But the state Health Department released their reopening guidance for schools later in July, after the budget was passed. In that guidance are more requirements for schools. For example, to do deep cleaning and disinfecting every night, as opposed to once a week.
So now, the rubber meets the road. The governor and the mayor have to face the public and answer to parents and educators. Is the government doing enough to keep kids and staff safe? Are schools truly ready for in-person learning by early September? At this time, I argue they are not.
To your knowledge, has the mayor asked the governor to issue borrowing authority since June?
I am told there are conversations happening again between the city and state.
If de Blasio can’t get borrowing authority from the governor, what options does he have?
These are some worst-case scenarios: By October, the city will just be flat-out broke. I am told that the mayor has tried to engage with the municipal labor organizations about where they could find savings.
How is your proposal different from the mayor’s plan?
We’re the largest school system in the country. We’re still in a pandemic. If you bring everyone back at the same time, you increase the risk of exposure, which will lead to more school shutdowns and more disruption to instruction, and to our city’s safety net.
There are children who have regressed because of remote learning. It is extremely painful, and that’s why we have to work with a greater sense of urgency, to be more expeditious in getting this right. I believe in a phased-in approach, following the science.
I believe in an approach that prioritizes early childhood and elementary school students for in-person instruction five days a week, with an opt-out option. I would also include children with IEPs [Individualized Education Programs], multilingual learners, children in temporary housing, children in foster care and children in unsafe housing situations; all of them should be given the option for five-days-a-week, in-person instruction with the option to opt out. High school would remain largely remote [so elementary students, and perhaps middle schoolers, could use that space].
Some high school students rely on schools as a sanctuary, a safe space. That’s why we need to use nonconventional spaces such as libraries, cultural institutions, YMCAs and local community centers to provide enrichment opportunities for students, adhering to Centers for Disease Control and Prevention guidance. To give them an opportunity to interact with peers their own age, in community-based settings. To give them a chance for social interactions and to reconnect.
What other advantages does this approach have?
Many high school students took on additional tasks during remote learning. A common responsibility has been helping younger siblings because many of the younger kids have had difficulty adapting to remote learning. If you allow elementary school students to return to school five days a week, that allows flexibility for high schoolers to learn themselves.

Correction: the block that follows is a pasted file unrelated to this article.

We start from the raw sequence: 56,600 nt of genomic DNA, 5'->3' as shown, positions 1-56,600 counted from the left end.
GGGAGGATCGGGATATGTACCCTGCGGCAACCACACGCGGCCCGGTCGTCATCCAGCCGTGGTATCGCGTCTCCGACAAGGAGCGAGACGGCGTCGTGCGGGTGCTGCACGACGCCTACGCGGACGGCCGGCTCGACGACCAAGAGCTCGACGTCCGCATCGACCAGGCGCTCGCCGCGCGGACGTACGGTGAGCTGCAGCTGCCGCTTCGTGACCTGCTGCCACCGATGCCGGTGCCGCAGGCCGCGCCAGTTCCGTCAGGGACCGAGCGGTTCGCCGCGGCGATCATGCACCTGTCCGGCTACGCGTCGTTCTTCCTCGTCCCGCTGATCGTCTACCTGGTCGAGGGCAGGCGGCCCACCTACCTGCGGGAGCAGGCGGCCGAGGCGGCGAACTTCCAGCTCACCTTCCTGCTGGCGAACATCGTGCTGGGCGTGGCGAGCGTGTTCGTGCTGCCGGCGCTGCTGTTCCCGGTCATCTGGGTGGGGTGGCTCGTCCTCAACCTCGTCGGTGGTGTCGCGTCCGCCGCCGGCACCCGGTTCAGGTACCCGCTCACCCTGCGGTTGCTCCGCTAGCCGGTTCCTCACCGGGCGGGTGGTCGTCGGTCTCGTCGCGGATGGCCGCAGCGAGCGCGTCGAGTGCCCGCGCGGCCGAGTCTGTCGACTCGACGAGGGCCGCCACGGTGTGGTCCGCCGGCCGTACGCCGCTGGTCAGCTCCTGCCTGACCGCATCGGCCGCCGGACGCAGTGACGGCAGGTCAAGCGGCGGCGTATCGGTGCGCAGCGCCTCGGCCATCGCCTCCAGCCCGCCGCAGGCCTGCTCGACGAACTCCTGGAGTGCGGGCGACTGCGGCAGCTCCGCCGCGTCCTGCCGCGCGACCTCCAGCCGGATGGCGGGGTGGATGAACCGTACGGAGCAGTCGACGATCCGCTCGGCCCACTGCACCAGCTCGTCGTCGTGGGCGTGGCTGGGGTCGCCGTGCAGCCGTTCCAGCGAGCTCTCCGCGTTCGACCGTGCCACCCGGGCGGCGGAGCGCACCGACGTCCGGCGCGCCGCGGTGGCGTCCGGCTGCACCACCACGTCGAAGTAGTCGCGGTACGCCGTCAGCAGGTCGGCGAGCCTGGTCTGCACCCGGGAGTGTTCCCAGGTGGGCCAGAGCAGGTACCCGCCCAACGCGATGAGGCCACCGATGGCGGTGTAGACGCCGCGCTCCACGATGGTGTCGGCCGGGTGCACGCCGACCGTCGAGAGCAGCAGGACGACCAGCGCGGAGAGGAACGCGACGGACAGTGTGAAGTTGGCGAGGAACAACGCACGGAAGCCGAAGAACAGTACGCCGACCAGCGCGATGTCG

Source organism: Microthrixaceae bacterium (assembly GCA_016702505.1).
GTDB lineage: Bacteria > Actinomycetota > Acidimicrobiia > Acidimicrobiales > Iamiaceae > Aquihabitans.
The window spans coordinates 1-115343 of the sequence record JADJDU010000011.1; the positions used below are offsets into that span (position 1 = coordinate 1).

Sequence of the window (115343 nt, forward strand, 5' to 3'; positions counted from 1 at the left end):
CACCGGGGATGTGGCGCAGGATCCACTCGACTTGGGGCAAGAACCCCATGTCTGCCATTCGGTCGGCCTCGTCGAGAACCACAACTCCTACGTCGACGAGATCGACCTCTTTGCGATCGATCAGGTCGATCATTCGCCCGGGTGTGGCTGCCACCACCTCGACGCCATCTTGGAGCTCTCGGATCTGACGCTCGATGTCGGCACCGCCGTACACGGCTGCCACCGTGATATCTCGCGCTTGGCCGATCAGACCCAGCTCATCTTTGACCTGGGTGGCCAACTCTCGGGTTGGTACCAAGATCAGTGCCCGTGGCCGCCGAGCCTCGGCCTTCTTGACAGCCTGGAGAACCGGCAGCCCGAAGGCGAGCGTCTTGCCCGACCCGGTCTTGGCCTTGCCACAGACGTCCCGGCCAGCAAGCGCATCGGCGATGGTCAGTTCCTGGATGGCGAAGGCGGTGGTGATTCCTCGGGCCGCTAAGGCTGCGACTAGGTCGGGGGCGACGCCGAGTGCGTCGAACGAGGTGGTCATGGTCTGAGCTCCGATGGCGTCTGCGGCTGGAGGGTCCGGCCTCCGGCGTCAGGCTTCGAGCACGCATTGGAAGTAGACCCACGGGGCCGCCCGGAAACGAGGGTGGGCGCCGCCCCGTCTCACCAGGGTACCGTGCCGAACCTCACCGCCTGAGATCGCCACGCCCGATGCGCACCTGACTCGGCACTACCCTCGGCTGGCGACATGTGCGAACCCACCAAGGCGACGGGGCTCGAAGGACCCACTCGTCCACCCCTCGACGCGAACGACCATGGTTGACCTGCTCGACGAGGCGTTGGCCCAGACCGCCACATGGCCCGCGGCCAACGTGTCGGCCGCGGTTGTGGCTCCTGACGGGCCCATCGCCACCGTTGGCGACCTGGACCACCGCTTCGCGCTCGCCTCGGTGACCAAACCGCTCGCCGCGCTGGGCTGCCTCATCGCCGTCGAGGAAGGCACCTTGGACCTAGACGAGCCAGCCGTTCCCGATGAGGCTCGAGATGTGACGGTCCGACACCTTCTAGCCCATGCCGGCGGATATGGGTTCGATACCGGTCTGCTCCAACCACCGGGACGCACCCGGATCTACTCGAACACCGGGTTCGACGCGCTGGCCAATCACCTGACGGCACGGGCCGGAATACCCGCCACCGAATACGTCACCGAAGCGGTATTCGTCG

There are also reports from experts, including one at Harvard, that a hybrid model [like the one the city is proposing] actually increases exposure of students and staff to the virus. If you have a child coming into school on Monday, then going into a different setting on Tuesday on a non-school-assigned day — let’s say the parents have secured child care — that kid is being exposed to a different group. Now the child comes back to school on Wednesday. That could increase the risk of transmission.
Many working-class families — parents, particularly working moms, single parents — are facing impossible child care situations. Working parents are asking the question, “Where does my child go on their non-school-assigned day?” How will they afford child care on those days that they cannot send their kids to schools?
What questions remain about school staffing?
One that parents keep asking schools is, who is the teacher responsible for providing education for my child? Principals can’t answer that question. There is a possibility that someone outside the school will be assigned to a student for remote teaching.
If there are teachers granted medical accommodations to work from home, will the school receive resources to cover the in-person class? The response is, “Guidance forthcoming.”
How do principals assign teachers? If a teacher is working in the school, are they allowed — or supposed — to teach remote instruction during their non-in-person hours? The response is, “Guidance forthcoming.” Schools have asked the DOE: If there’s a staff shortage — or if there’s an inability to provide instruction for every child — because of staff issues, who is responsible?